Skip to main content
Dryad logo

Data from: Microsatellite loci for dreissenid mussels (Mollusca: Bivalvia: Dreissenidae) and relatives: markers for assessing exotic and native populations

Citation

Feldheim, Kevin A.; Brown, Joshua E.; Murphy, Douglas J.; Stepien, Carol A. (2011), Data from: Microsatellite loci for dreissenid mussels (Mollusca: Bivalvia: Dreissenidae) and relatives: markers for assessing exotic and native populations, Dryad, Dataset, https://doi.org/10.5061/dryad.8621

Abstract

We developed and tested 14 new polymorphic microsatellite loci for dreissenid mussels, including the two species that have invaded many freshwater habitats in Eurasia and North America, where they cause serious industrial fouling damage and ecological alterations. These new loci will aid our understanding of their genetic patterns in invasive populations as well as throughout their native Ponto-Caspian distributions. Eight new loci for the zebra mussel Dreissena polymorpha and six for the quagga mussel D. rostriformis bugensis were compared with new results from six previously published loci to generate a robust molecular toolkit for dreissenid mussels and their relatives. Taxa tested include D. polymorpha , D. r. bugensis , D. r. grimmi , D. stankovici , the “living fossil” Congeria kusceri , and the dark false mussel Mytilopsis leucophaeata (the latter also is invasive). Overall, most of the 24 zebra mussel (N=583) and 13 quagga mussel (N=269) population samples conformed to Hardy-Weinberg equilibrium expectations for the new loci following Bonferroni correction. The 11 loci (eight new, three previously published) evaluated for D. polymorpha averaged 35.1 alleles and 0.72 mean observed heterozygosity per locus, and 25.3 and 0.75 for the nine loci (six new, three previously published) developed for D. r. bugensis . All but three of these loci successfully amplified the other species of Dreissena , and all but one also amplified Congeria and Mytilopsis . All species and populations tested were significantly divergent using the microsatellite data, with neighbor-joining trees reflecting their evolutionary relationships; our results reveal broad utility for resolving their biogeographic, evolutionary, population, and ecological patterns.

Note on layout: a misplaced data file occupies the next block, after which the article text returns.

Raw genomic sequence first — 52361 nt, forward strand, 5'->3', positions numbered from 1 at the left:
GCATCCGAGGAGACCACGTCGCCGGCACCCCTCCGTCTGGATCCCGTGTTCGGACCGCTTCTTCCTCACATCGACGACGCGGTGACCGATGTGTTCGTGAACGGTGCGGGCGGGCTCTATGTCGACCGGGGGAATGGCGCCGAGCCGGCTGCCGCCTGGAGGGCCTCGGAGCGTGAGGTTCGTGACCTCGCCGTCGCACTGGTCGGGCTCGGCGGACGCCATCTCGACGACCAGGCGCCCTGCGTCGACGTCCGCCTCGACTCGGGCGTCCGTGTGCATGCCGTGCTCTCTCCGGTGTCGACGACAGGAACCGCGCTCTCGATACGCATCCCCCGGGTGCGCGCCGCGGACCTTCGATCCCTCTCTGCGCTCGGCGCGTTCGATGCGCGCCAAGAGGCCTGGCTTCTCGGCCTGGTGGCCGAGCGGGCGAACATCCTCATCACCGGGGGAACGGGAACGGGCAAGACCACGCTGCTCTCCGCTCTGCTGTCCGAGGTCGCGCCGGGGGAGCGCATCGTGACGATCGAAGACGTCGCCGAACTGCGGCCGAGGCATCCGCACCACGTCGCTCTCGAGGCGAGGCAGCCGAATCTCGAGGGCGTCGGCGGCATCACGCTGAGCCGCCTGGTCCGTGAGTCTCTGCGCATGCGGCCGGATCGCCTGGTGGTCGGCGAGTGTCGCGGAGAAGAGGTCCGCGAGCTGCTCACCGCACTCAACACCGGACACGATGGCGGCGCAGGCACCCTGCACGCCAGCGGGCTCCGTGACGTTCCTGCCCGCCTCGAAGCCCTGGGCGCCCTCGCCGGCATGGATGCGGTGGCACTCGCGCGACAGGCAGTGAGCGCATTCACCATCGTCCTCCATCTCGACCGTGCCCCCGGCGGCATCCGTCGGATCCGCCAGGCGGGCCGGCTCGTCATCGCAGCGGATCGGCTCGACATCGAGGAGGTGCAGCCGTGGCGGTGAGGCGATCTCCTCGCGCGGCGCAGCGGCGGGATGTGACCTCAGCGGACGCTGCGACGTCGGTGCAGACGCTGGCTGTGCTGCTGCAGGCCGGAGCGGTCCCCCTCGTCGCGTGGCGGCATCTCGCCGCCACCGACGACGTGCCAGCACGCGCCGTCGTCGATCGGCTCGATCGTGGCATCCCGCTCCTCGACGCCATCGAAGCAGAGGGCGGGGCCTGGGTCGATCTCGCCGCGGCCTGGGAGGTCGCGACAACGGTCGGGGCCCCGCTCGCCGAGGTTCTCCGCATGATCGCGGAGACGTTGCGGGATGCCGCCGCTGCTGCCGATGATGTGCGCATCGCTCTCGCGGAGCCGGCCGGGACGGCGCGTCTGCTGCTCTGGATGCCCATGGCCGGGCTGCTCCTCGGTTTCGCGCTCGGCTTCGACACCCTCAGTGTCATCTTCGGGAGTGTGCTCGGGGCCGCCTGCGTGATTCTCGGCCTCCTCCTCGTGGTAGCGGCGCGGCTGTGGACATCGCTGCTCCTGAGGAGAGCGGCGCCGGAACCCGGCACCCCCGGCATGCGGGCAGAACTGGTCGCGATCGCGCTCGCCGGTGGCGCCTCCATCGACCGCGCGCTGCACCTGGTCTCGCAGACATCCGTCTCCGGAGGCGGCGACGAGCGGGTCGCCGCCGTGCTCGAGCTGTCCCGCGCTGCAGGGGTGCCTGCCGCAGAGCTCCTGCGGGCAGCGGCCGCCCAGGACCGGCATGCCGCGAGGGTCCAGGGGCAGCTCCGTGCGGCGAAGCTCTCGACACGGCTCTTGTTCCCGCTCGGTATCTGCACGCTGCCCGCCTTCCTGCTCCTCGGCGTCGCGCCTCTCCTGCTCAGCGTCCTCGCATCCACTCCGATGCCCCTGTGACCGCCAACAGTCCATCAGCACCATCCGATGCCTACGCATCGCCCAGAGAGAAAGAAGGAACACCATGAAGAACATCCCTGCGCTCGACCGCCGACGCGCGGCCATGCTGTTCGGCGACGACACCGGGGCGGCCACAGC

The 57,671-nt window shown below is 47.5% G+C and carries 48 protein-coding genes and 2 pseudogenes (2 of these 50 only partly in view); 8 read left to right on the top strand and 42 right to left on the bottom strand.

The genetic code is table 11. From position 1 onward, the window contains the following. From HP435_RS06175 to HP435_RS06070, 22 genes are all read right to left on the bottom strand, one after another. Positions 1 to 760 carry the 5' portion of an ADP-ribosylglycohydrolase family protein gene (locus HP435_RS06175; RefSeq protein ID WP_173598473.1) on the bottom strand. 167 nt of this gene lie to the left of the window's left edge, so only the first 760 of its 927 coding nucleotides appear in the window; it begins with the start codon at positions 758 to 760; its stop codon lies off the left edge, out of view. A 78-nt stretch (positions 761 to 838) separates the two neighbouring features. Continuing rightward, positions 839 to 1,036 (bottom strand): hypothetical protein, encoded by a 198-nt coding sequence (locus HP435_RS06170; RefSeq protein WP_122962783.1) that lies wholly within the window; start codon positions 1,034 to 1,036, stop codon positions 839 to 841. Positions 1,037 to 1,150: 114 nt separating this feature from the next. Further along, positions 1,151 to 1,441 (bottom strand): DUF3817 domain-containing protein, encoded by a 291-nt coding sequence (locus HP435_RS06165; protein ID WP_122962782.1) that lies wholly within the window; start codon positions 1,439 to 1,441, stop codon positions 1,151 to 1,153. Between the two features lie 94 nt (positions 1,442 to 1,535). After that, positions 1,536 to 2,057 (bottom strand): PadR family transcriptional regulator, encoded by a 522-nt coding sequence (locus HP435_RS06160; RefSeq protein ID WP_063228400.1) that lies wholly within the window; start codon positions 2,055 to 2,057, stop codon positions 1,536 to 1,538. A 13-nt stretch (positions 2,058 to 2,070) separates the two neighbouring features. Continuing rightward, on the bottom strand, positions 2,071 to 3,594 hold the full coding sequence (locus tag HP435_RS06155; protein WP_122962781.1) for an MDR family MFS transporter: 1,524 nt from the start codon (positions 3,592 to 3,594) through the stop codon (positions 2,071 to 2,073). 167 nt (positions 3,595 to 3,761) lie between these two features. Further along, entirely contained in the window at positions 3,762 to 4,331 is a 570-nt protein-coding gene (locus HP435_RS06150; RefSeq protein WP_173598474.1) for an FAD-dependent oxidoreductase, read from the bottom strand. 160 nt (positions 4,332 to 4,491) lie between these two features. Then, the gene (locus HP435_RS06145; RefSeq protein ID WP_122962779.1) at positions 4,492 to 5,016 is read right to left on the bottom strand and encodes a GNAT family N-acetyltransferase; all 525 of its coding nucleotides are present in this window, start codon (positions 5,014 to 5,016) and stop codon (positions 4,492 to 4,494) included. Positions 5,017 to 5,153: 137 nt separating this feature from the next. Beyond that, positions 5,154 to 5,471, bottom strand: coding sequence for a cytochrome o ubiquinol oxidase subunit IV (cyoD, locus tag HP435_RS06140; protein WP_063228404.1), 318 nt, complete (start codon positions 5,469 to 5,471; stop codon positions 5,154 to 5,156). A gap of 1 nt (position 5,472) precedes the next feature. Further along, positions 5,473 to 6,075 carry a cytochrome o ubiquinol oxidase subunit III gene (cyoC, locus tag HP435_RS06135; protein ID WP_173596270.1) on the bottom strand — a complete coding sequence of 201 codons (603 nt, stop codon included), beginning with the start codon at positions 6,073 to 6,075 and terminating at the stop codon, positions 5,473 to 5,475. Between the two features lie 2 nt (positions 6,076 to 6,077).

Usage Notes